The interesting hypothesis that signalling generated by the GPVI/FcR γ-chain complex might diverge into a second pathway involving phosphatidylinositol (PI) 3-kinase has been recently proposed by Gibbins et al. [ 90]. PI 3-kinase mediates inositol phospholipid metabolism by converting phosphatidylinositol 4,5-bisphosphate (PIP2) to phosphatidylinositol 3,4,5-trisphosphate (PIP3), a second messenger involved in membrane binding of proteins with pleckstrin homology domains and in the regulation of some protein kinase C isoforms [ 117]. Platelets contain at least one isoform of PI 3-kinase, consisting of a p110 subunit whose subcellular localisation and catalytic activity are regulated by a p85 subunit [ 117]. Gibbins et al. have demonstrated that the p85 regulatory subunit is able to bind both to the tyrosine phosphorylated ITAM sequence of the FcR γ-chain and LAT, the above mentioned 38 kDa protein which becomes phosphorylated in collagen and convulxin stimulated platelets [ 90], thereby providing the potential for a second signalling pathway initiated by GPVI engagement.
The role of other collagen receptors
While the described body of work represents strong evidence for a primary role played by GPVI in collagen induced signalling, relatively little is known about the contribution of other collagen receptors. GPVI-deficient platelets still manifest activation of Src and tyrosine phosphorylation of cortactin in response to collagen, which can be eliminated with an inhibitory mAb against α2β1 [ 104], suggesting that engagement of this integrin promotes intracellular signalling. Consistent with this proposal, collagen induced tyrosine phosphorylation of Syk and PLCγ2 in normal platelets is compromised by blocking integrin α2β1 [ 118] or by proteolytic cleavage of the β1 subunit [ 119]. Taken together, these results indicate that integrin α2β1 may sustain a co-operative role in collagen induced activation of PTKs. However, direct crosslinking of α2β1 with mAbs induces an increase in tyrosine phosphorylation of Syk and PLCγ2 which is dependent on costimulation of FcγRIIA, because specific F(ab′)2 fragments are ineffective [ 118]. The role of FcγRIIA is not yet clarified and this receptor is not specific to collagen signalling. In fact, antibodies directed against other antigens on the platelet surface, such as CD 36 (see below), heparin complexed to PF4 [ 120] or vWF bound to GPIb [ 121] lead to platelet activation through the FcγRIIA receptor.
CD36 is physically associated with the Src family PTKs Fyn, Yes and Lyn in human platelets [ 122], and, similarly to integrin α2β1, mAbs against CD36 can induce platelet secretion and aggregation in a FcγRIIA-dependent manner [ 123], implying its involvement in intracellular signalling as well. However, CD36 appears to be essential only for platelet interaction with collagen type V [ 74]. Finally, a role for the collagen type I specific receptor p65 is suggested by the fact that an anti-p65 mAb inhibits collagen-induced platelet aggregation [ 78]. In summary, besides GPVI other collagen receptors also appear to mediate intracellular signalling; however, their relative contributions and relevance with respect to different collagen types is unclear.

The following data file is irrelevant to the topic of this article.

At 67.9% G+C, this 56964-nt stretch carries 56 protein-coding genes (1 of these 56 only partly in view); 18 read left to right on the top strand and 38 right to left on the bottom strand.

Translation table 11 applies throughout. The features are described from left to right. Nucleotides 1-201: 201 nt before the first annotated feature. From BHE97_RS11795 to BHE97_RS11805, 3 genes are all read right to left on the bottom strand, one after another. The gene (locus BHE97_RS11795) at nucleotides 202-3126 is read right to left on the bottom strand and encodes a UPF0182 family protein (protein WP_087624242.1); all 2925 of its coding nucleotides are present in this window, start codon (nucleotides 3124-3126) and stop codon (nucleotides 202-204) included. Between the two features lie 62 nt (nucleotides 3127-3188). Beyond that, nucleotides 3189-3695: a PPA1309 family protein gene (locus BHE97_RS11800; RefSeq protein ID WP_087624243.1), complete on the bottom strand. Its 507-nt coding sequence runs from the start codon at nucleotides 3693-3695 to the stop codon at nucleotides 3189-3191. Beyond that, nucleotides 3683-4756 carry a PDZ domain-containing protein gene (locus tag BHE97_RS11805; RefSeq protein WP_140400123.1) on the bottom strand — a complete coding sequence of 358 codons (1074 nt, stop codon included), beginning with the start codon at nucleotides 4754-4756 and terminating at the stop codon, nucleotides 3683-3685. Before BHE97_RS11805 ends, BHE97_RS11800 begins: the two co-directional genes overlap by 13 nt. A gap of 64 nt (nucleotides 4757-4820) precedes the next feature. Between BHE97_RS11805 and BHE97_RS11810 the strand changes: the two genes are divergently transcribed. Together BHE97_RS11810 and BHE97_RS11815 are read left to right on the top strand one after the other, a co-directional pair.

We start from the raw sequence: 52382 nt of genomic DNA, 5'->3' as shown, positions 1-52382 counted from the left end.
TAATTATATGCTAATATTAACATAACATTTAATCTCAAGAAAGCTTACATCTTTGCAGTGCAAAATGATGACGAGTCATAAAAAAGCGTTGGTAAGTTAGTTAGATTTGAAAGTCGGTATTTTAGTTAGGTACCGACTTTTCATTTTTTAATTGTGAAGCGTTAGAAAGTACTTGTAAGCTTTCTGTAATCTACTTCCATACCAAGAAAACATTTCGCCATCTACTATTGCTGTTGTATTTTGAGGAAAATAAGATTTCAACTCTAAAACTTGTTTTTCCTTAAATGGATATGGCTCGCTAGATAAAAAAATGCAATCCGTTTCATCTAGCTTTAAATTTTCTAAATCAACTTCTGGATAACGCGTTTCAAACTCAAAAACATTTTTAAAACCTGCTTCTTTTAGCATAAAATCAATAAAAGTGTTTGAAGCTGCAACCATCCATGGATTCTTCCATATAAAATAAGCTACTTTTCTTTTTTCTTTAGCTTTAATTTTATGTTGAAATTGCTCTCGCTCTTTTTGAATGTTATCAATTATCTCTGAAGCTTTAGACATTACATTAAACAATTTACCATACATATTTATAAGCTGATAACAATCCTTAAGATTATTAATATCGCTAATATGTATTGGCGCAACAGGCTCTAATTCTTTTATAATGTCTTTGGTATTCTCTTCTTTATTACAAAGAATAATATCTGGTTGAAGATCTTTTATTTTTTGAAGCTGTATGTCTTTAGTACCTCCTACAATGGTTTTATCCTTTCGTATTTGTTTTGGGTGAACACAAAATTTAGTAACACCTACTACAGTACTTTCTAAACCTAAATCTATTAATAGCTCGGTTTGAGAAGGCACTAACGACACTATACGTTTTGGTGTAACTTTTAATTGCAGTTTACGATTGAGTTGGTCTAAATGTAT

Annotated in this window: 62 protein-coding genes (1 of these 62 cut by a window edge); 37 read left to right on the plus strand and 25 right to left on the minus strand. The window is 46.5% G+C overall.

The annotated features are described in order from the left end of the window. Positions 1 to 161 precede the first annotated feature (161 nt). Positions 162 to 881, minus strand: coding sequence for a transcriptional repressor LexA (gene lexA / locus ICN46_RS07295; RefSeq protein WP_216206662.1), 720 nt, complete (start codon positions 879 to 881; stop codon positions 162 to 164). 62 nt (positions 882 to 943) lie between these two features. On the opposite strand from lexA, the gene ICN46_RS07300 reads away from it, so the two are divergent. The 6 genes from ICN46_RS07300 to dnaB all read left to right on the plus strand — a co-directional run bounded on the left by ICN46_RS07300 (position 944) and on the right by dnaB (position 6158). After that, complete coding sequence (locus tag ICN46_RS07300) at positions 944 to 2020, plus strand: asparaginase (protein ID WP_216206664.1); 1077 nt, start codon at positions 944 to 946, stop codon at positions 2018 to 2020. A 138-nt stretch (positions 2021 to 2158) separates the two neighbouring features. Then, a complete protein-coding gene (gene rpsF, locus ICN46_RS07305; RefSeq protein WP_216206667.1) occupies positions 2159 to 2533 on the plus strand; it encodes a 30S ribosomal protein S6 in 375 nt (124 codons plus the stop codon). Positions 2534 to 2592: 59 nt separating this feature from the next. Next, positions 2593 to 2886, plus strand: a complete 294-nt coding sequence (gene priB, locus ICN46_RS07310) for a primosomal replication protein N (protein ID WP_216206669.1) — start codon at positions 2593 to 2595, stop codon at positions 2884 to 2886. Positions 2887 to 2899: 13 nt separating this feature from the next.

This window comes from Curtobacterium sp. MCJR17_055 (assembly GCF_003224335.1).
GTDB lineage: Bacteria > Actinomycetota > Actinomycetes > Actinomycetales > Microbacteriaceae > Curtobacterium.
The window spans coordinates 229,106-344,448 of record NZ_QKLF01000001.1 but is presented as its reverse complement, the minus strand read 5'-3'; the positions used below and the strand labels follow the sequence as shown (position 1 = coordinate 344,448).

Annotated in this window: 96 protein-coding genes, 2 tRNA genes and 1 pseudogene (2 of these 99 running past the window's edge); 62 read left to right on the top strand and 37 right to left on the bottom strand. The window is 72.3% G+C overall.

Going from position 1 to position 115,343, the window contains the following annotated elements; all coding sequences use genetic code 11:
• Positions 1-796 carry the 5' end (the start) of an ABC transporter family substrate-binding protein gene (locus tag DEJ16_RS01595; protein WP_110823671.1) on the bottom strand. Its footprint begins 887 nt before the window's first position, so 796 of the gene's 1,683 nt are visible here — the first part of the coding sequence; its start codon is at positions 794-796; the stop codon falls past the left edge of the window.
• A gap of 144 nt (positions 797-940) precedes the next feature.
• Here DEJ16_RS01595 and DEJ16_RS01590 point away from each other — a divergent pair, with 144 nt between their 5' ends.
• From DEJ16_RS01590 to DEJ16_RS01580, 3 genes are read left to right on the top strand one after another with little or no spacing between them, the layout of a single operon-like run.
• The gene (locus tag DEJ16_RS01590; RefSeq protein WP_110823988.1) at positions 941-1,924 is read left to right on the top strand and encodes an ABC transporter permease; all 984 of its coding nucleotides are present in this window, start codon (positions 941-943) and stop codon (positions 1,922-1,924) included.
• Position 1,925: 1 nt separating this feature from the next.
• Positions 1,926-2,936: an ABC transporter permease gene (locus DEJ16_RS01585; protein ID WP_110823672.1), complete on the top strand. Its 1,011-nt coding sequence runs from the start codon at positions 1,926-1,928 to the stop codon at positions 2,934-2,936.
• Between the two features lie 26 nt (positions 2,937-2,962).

Evidence that each collagen type utilyzes a unique set of platelet receptors
Several observations indicate that each collagen type might interact with platelets through a specific set of receptors. For example, platelet adhesion to collagen type III cannot be completely inhibited by monoclonal antibodies against integrin α2β1 [ 40], and surface level of integrin α2β1 correlates with the lag time before onset of aggregation induced by collagen type I but not by type III [ 44]. Collagen type IV is among the strongest inducers of platelet adhesion [ 40] but does not promote platelet aggregation [ 124] nor activation [ 8]. As already discussed, the 65 kDa receptor studied by Chiang and Kang is specific for collagen type I [ 125] and CD36 is critical only for collagen type V [ 79]. Moreover, most of the studies delineating collagen induced intracellular signalling have been performed with specific agonists for GPVI or collagen type I, so that presently it is not known whether other collagen types might activate different pathways. The existence of diverse, possibly collagen-type specific, mechanisms of collagen–platelet interactions and the relative contributions of the several identified receptors needs further study.
The use of receptor specific agonists, such as aggretin for integrin α2β1 [ 126], convulxin for GPVI [ 107] and collagen-like peptides, which have recently been shown to be specific for GPVI [ 127, 128], together with studies employing receptor specific inhibitory antibodies in platelets simulated with different collagen types should provide some insight into this complex and important area of research.
Note in proof
The collagen receptor GPVI has now been cloned and its sequence published [ 129].
We are indebted to Kenneth J. Clemetson, PhD, for his careful review of the manuscript and helpful suggestions. L. Alberio was supported by a grant from the Swiss National Science Foundation. Additional support was provided by the W. K. Warren Medical Research Institute, and grant HL53585 from the National Institute of Health.